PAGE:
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I have a sub class that calls a method from a super class. and the method in the super class use a method that is defined in the super class as asbstract(not really abstract) but implemented in the sub class.

for example:

package BaseClass;

sub new
{

}
sub method1 {

    return someAbstractMethod();
}



sub someAbtsractMethod
{
     die "oops, this is an abstract method that should " . 
         "be implemented in a subclass" ;
}
1;

package SubClass;

sub new
{

}

sub someAbtsractMethod
{
     print "now we implement the asbtract method";
}
1;

now when I do:

$sub = new SubClass();
$sub->method1();

It calls the abstract message and i get the specified error message. if I took off the abstractmethod from the super class and just leave the implementation in the subclass, It does not recognize the method and I get subroutine abstractmethod not found error.

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5 Answers 5

up vote 2 down vote accepted

There are some problems with your code, you need to tell the subclass what its parent class is. You also probably need to setup your constructors to pass through to the parent class. There were also a few misspellings in there.

package BaseClass;

sub new {
    bless {} => shift;
}
sub method1 {
    my $self = shift;

    return $self->someAbstractMethod();
}


sub someAbstractMethod
{
     die "oops, this is an abstract method that should " . 
         "be implemented in a subclass";
}


package SubClass;
use base 'BaseClass';

sub new {
    shift->SUPER::new
}

sub someAbstractMethod
{
     print "now we implement the asbtract method\n";
}


package main;

my $obj = BaseClass->new;

eval {$obj->method1(); 1} or warn $@;

my $subobj = SubClass->new;

$subobj->method1();
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Inheritance doesn't work that way. A superclass is not aware of its subclasses. You'll should override method1() in the subclass if you want it to call its version of someAbstractMethod(). That said, if it's really a method (and not a subroutine) you should be calling it via dispatch syntax:

sub method1 {
   my $self = shift;
   $self->someAbstractMethod();
}

which will (assuming $self has been blessed into the subclass) call the right version of someAbstractMethod(). This has a bad code smell about it, though. Why do you have a concrete superclass method calling an abstract one?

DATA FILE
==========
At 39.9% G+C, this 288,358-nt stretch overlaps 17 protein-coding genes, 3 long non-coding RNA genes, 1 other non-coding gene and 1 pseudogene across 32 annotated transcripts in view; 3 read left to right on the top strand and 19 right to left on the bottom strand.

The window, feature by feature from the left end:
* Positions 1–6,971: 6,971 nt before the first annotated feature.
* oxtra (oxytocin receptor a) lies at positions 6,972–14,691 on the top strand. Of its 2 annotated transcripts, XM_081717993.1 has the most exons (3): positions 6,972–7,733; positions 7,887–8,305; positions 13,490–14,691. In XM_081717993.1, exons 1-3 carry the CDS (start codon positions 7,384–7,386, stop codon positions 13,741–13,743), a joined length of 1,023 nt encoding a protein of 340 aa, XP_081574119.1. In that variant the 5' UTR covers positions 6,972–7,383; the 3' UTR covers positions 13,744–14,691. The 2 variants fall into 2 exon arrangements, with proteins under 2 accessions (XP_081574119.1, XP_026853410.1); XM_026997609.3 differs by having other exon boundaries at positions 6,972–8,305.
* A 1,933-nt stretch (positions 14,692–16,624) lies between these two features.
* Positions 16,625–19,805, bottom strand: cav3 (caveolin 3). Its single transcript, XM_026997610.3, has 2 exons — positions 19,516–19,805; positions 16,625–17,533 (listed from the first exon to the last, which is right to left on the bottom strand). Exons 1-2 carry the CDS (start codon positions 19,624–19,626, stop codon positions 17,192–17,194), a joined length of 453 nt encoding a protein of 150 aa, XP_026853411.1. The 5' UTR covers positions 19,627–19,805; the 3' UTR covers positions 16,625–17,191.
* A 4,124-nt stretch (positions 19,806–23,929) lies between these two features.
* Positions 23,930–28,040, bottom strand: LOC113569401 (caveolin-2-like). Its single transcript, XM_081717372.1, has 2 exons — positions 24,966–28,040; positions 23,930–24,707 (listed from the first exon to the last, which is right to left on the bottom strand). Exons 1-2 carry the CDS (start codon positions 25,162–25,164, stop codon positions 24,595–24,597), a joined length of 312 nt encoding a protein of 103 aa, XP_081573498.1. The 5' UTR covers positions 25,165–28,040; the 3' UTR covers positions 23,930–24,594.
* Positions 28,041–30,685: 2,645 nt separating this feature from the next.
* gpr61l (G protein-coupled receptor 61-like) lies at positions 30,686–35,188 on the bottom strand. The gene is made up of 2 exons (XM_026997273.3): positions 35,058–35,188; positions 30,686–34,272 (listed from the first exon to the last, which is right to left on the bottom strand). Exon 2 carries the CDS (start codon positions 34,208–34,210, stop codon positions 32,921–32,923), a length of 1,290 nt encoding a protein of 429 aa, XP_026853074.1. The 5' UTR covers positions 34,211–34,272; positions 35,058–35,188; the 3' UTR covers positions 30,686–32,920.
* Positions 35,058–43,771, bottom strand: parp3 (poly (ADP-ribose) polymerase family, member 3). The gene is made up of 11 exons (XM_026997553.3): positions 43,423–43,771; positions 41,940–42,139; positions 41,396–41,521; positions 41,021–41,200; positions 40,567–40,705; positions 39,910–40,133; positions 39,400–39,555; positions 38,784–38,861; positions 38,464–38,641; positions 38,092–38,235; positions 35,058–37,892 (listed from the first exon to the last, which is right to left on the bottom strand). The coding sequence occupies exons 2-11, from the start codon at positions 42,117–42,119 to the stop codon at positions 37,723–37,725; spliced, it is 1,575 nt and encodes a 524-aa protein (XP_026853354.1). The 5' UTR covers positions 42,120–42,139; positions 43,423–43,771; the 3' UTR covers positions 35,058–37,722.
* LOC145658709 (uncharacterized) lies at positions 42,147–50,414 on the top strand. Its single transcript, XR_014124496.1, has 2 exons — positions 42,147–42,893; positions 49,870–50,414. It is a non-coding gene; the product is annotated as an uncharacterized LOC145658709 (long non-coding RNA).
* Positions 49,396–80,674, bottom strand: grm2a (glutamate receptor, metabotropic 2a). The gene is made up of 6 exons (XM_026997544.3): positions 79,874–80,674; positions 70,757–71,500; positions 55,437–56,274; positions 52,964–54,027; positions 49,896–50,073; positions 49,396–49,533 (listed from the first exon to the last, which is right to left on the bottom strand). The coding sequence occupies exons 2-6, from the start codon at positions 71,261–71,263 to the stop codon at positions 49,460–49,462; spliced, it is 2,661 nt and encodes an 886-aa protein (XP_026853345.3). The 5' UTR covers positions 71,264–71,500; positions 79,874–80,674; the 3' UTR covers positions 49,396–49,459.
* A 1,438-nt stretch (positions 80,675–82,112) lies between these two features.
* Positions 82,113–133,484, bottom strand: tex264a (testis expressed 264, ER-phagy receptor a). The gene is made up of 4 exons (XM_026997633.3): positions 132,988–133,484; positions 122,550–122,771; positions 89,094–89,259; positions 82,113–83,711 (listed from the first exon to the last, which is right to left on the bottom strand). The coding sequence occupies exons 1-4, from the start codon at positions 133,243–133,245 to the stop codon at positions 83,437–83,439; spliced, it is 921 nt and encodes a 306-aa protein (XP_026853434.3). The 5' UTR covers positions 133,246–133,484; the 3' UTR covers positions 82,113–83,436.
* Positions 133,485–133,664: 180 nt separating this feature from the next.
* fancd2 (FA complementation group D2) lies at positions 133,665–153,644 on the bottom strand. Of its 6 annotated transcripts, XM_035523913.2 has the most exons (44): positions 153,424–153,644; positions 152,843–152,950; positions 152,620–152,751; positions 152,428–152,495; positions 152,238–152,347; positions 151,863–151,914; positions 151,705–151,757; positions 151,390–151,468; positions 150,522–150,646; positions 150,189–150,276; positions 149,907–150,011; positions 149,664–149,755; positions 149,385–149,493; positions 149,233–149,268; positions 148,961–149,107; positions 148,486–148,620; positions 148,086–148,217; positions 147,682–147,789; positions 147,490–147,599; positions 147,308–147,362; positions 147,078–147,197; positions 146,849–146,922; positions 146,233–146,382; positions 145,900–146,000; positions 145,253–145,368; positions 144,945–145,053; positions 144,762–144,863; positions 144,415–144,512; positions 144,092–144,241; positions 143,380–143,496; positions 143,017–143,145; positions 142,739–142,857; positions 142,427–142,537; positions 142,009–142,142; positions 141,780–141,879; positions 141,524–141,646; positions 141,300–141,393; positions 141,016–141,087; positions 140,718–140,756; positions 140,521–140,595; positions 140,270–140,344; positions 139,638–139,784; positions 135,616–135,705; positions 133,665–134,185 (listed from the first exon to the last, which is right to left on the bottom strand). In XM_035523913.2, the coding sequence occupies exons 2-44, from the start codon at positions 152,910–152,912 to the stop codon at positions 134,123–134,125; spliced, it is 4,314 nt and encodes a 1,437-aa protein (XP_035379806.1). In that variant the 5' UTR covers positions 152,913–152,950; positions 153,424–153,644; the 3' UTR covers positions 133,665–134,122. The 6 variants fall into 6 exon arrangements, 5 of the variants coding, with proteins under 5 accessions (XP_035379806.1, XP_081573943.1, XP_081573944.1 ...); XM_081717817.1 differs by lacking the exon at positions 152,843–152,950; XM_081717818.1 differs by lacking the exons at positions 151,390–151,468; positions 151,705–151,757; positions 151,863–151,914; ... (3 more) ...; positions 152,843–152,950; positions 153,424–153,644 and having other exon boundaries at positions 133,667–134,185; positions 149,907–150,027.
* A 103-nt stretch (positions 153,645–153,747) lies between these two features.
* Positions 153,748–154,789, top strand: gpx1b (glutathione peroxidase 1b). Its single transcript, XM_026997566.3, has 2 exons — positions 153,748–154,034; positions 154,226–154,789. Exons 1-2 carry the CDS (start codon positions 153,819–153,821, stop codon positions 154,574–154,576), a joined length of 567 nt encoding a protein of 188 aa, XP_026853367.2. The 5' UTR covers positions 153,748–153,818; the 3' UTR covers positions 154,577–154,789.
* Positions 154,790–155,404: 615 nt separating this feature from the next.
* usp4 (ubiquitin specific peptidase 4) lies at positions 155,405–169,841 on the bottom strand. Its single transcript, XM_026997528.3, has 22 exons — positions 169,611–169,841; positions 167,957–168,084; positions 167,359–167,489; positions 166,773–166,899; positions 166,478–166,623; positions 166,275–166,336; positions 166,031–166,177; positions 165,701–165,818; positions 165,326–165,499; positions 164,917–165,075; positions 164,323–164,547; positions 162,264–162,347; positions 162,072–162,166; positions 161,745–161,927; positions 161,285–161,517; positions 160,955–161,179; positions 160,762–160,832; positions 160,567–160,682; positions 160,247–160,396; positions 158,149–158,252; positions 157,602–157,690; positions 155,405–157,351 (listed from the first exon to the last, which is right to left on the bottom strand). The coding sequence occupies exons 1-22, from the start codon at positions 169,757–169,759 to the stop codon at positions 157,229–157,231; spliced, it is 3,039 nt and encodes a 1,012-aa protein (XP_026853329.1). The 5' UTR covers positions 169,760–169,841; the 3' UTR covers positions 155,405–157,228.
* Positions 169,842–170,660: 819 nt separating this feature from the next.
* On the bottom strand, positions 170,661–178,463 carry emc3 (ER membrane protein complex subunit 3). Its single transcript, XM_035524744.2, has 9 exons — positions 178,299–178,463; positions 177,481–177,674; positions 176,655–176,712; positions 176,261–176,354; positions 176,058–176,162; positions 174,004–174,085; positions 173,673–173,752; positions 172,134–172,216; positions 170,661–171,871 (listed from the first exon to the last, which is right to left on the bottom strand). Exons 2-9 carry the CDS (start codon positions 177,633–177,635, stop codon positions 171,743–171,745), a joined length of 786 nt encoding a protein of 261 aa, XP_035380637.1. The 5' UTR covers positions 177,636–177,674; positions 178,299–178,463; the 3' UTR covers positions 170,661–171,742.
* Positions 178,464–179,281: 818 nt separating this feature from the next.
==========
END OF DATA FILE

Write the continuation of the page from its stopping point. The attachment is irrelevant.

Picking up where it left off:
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There's no need at all to override method1 in the subclasses; just having a proper definition of method1 in the superclass will work fine. And there's nothing bad about doing it; it's an easy way to do a form of IoC. –  hobbs Apr 8 '10 at 17:22
    
This answer is wrong. Inheritance does work that way and calling abstract methods in a base class method is normal practice. –  darch Apr 8 '10 at 18:44

You haven't set up an IS_A relationship between the parent and child classes.

You can do this with the base pragma as Ivan suggests, or you can manipulate the @ISA array. Or you can use the parent pragma.

@ISA:

package SubClass;
our @ISA = qw( BaseClass );

parent:

package SubClass;
use parent qw( BaseClass );

By the way, don't use the indirect object syntax ever. To call your constructor do:

my $foo = SubClass->new();

Also, it looks like you aren't using the strict and warnings pragmas. Do so. Always.

Finally, if you have multiple packages in one file, it is helpful to enclose each package in a block.

Check out perlboot and perltoot, they are handy OOP tutorials in the perldoc.

Update:

I just noticed that your method calls are broken. You need to find the invoking class or instance in each method.

package BaseClass;

sub new { bless {}, shift; }  # horrible constructor - do not reuse.

sub abstract { die "The present situation is abstract"; }

sub method { my $self = shift; $self->abstract; }


package SubClass;

our @ISA = qw( BaseClass );

sub abstract { print "It's alive\n" );

In the script:

my $obj = SubClass->new;
$obj->method;

my $base = BaseClass->new;
$base->method;

Definitely read the tutorials I linked to. They will help you.

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If you are just starting out with Perl OO dont forget to check out Moose. See also Moose::Manual::Unsweetened for a comparison of Moose with regular Perl 5 OOP style.

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Your fundamental problem is that you're not using method calls at all. Had you done

sub method1 {
  my $self = shift;
  $self->someAbstractMethod();
}

in the base class (and assuming inheritance was set up properly) then things would work. But when you write someAbstractMethod() that's not a method call, it's a function call, so it's resolved immediately at compile-time, without any regard for polymorphism (what the type of the object is).

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